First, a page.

|NMU||CALIFORNIA||Freedom of Information|
Media can see e-mail, cell phone records of former city employee
- An appeals court ordered disclosure of e-mail and cell phone records of a mayoral press secretary who had ties to the San Diego Padres, saying the public’s interest in what the records may show about a decision to procure ballpark bonds trumps her privacy interests.
July 16, 2003 — A California appellate court in San Diego ordered disclosure of e-mail and phone records of a former San Diego city employee whose hiring and subsequent departure were challenged by a local newspaper. The July 2 ruling partially overturns a lower court’s refusal to grant access to several types of documents.
In 2002, the San Diego Reader requested records pertaining to Elena Cristiano, who was hired in 2000 as the mayor’s press secretary. The Reader was interested in looking into the circumstances under which she left in the spring of 2002.
According to the Reader, Cristiano had ties to San Diego Padres executive Charles Steinberg and “the end of [her] tenure at city hall came just as the Padres and the city were able to reach a final legal agreement to sell the bonds needed to build a new ballpark.”
The city denied the Reader access to Cristiano’s benefits claims and all correspondence, including e-mail. The city provided the newspaper with Cristiano’s telephone and cell phone records, but redacted information about the parties calling or receiving calls.
The newspaper contested the city’s actions in court, but the trial court sided with the city. On appeal, the court granted disclosure of e-mails and the unredacted cell phone records, but it upheld the rest of the low court’s decision.
A three-justice panel of the appeals court held that public interest in the cell phone and e-mail records outweighs privacy interests of those who communicated with Cristiano.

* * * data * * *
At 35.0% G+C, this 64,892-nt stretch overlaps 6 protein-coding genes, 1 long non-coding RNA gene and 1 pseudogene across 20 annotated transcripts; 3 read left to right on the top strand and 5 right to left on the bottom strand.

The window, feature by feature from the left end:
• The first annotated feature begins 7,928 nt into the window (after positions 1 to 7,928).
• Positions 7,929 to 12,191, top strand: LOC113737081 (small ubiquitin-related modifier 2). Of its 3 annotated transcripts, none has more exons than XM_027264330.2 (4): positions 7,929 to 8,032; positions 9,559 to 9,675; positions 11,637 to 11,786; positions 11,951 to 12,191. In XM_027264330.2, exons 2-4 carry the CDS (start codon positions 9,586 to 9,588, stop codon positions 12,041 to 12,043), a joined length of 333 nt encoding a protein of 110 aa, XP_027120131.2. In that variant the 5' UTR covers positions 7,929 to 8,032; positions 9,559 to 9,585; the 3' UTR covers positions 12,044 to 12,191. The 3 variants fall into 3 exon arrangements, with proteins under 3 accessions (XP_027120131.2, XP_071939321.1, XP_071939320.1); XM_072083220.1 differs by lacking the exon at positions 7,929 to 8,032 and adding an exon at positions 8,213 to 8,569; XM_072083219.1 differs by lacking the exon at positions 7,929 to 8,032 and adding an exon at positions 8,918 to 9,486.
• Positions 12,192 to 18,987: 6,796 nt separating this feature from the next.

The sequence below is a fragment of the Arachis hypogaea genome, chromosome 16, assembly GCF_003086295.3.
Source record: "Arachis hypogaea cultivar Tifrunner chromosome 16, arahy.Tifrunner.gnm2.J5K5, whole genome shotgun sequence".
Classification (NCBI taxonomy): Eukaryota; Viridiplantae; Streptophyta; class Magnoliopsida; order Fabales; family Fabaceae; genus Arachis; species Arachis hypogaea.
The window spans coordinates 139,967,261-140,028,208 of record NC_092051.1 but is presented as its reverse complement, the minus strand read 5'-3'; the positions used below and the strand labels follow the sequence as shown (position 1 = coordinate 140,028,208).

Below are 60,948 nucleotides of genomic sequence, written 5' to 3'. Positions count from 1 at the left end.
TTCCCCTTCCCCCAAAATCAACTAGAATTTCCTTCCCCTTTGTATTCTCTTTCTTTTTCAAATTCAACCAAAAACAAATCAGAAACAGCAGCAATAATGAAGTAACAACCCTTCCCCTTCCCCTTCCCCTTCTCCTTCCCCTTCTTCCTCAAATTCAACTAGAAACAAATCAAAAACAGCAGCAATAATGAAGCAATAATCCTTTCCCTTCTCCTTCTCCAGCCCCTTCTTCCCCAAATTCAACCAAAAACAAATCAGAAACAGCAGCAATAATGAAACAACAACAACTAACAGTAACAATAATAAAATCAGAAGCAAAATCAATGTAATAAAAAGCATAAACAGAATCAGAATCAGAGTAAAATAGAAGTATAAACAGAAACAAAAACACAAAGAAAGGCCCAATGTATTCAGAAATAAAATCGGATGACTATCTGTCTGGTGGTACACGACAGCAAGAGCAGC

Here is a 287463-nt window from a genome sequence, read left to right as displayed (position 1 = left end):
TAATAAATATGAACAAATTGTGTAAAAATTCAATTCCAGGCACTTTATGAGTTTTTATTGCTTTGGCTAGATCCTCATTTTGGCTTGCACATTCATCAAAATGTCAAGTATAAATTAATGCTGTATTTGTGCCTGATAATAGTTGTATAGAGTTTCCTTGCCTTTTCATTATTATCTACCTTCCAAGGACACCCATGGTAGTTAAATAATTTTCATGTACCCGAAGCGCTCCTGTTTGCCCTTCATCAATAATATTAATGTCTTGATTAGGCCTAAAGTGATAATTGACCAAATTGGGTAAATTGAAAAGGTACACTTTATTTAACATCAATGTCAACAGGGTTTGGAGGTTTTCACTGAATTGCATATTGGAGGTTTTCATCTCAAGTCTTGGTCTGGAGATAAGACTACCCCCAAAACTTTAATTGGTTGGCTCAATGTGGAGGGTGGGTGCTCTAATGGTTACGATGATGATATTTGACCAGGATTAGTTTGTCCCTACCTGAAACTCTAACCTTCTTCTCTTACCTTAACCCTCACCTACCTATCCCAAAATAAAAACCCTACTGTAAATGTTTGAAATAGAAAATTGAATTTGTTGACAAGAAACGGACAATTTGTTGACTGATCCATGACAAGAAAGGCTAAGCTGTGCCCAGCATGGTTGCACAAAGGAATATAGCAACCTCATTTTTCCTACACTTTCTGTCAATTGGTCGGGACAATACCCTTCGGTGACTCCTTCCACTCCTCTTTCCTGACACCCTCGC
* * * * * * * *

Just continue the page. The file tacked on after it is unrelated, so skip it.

“Here, the governmental function the information sought to illuminate was a sharply focused one: what functions were being performed at government expense by a person who allegedly had little or no experience and training for the position for which she was being paid,” Justice Alex McDonald wrote on behalf of the court.
Although the Reader did not receive all of the information it requested, the outcome is a positive one, said David Niddrie, its appellate counsel.
“We were being stonewalled by the city, so really getting anything was helpful,” he said.
The Reader is filing a petition for rehearing that seeks clarification on some issues in the case, including the city’s classification of some of the correspondence and the scope of the Reader’s requests.
The city has no plans to appeal the decision, said Jim Chapin, deputy city attorney, who said that the city only fought the disclosure of benefit claims in this case and, for the additional documents, simply had asked the Reader to narrow the scope of its requests.
The appeals court said state law exempts the information in the benefits claims from disclosure.
(Holman v. Superior Court; Media counsel: David Niddrie, Niddrie & Hegemier, San Diego) — EH
© 2003 The Reporters Committee for Freedom of the Press